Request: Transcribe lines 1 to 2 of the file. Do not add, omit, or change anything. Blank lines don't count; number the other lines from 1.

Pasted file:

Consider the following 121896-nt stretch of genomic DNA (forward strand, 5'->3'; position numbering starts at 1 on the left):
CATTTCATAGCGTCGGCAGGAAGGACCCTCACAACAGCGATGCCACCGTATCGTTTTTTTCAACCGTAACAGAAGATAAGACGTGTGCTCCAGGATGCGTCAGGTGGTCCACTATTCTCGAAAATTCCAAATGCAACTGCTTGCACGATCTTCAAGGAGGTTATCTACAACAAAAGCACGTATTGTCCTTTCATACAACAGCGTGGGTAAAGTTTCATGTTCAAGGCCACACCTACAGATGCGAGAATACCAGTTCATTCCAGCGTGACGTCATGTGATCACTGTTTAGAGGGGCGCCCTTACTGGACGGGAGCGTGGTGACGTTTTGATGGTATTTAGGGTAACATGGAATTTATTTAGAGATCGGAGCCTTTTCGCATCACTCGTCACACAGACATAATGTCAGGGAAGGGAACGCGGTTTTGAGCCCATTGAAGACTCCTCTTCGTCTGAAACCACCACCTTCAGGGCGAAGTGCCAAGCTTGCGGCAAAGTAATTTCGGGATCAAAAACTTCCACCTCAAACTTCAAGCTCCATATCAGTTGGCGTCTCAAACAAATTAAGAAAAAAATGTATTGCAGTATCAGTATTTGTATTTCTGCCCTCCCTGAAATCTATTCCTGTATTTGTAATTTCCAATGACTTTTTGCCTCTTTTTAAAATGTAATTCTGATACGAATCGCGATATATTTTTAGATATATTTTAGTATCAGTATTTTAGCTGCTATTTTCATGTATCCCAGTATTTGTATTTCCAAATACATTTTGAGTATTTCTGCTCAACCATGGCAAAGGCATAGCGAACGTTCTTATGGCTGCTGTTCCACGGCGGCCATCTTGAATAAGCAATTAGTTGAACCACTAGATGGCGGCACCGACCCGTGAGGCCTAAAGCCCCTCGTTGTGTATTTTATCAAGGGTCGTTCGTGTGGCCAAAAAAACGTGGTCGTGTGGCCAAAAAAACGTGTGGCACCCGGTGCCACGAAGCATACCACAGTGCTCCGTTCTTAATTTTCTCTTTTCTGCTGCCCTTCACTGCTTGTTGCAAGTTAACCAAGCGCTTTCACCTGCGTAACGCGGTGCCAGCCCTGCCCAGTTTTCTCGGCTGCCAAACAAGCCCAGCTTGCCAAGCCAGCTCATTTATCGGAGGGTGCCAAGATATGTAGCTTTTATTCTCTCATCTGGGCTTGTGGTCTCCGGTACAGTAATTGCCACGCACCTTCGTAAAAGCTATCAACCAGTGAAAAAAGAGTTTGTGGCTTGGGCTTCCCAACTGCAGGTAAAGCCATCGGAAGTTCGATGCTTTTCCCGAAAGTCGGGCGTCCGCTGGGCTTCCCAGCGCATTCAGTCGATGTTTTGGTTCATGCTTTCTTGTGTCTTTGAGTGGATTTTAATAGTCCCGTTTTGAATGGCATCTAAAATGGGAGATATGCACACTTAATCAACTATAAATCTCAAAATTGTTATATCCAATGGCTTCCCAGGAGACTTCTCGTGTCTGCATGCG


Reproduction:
Consider the following 121896-nt stretch of genomic DNA (forward strand, 5'->3'; position numbering starts at 1 on the left):
CATTTCATAGCGTCGGCAGGAAGGACCCTCACAACAGCGATGCCACCGTATCGTTTTTTTCAACCGTAACAGAAGATAAGACGTGTGCTCCAGGATGCGTCAGGTGGTCCACTATTCTCGAAAATTCCAAATGCAACTGCTTGCACGATCTTCAAGGAGGTTATCTACAACAAAAGCACGTATTGTCCTTTCATACAACAGCGTGGGTAAAGTTTCATGTTCAAGGCCACACCTACAGATGCGAGAATACCAGTTCATTCCAGCGTGACGTCATGTGATCACTGTTTAGAGGGGCGCCCTTACTGGACGGGAGCGTGGTGACGTTTTGATGGTATTTAGGGTAACATGGAATTTATTTAGAGATCGGAGCCTTTTCGCATCACTCGTCACACAGACATAATGTCAGGGAAGGGAACGCGGTTTTGAGCCCATTGAAGACTCCTCTTCGTCTGAAACCACCACCTTCAGGGCGAAGTGCCAAGCTTGCGGCAAAGTAATTTCGGGATCAAAAACTTCCACCTCAAACTTCAAGCTCCATATCAGTTGGCGTCTCAAACAAATTAAGAAAAAAATGTATTGCAGTATCAGTATTTGTATTTCTGCCCTCCCTGAAATCTATTCCTGTATTTGTAATTTCCAATGACTTTTTGCCTCTTTTTAAAATGTAATTCTGATACGAATCGCGATATATTTTTAGATATATTTTAGTATCAGTATTTTAGCTGCTATTTTCATGTATCCCAGTATTTGTATTTCCAAATACATTTTGAGTATTTCTGCTCAACCATGGCAAAGGCATAGCGAACGTTCTTATGGCTGCTGTTCCACGGCGGCCATCTTGAATAAGCAATTAGTTGAACCACTAGATGGCGGCACCGACCCGTGAGGCCTAAAGCCCCTCGTTGTGTATTTTATCAAGGGTCGTTCGTGTGGCCAAAAAAACGTGGTCGTGTGGCCAAAAAAACGTGTGGCACCCGGTGCCACGAAGCATACCACAGTGCTCCGTTCTTAATTTTCTCTTTTCTGCTGCCCTTCACTGCTTGTTGCAAGTTAACCAAGCGCTTTCACCTGCGTAACGCGGTGCCAGCCCTGCCCAGTTTTCTCGGCTGCCAAACAAGCCCAGCTTGCCAAGCCAGCTCATTTATCGGAGGGTGCCAAGATATGTAGCTTTTATTCTCTCATCTGGGCTTGTGGTCTCCGGTACAGTAATTGCCACGCACCTTCGTAAAAGCTATCAACCAGTGAAAAAAGAGTTTGTGGCTTGGGCTTCCCAACTGCAGGTAAAGCCATCGGAAGTTCGATGCTTTTCCCGAAAGTCGGGCGTCCGCTGGGCTTCCCAGCGCATTCAGTCGATGTTTTGGTTCATGCTTTCTTGTGTCTTTGAGTGGATTTTAATAGTCCCGTTTTGAATGGCATCTAAAATGGGAGATATGCACACTTAATCAACTATAAATCTCAAAATTGTTATATCCAATGGCTTCCCAGGAGACTTCTCGTGTCTGCATGCG